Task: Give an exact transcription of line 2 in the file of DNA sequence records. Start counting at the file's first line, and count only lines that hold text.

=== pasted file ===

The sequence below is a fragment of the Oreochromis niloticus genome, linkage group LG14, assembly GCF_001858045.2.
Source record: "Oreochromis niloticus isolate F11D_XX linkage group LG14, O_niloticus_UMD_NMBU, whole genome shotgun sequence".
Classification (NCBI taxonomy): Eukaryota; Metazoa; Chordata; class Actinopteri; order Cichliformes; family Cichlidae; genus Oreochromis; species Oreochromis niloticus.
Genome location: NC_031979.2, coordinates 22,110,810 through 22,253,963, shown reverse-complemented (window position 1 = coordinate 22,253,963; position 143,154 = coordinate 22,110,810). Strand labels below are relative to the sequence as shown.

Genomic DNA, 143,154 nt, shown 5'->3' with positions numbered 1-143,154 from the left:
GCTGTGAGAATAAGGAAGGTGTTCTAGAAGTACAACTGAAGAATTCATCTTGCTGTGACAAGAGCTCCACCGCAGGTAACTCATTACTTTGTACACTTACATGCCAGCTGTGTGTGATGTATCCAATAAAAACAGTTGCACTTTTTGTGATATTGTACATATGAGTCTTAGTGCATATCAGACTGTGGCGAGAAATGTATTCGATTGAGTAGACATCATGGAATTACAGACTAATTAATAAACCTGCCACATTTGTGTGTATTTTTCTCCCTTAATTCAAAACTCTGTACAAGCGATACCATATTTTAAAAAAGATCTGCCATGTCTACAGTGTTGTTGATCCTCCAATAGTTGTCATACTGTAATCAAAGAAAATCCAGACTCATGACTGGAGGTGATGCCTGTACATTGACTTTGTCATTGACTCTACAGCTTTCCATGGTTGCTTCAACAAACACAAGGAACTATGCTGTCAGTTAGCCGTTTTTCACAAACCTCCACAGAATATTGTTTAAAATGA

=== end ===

Source record: "Oreochromis niloticus isolate F11D_XX linkage group LG14, O_niloticus_UMD_NMBU, whole genome shotgun sequence".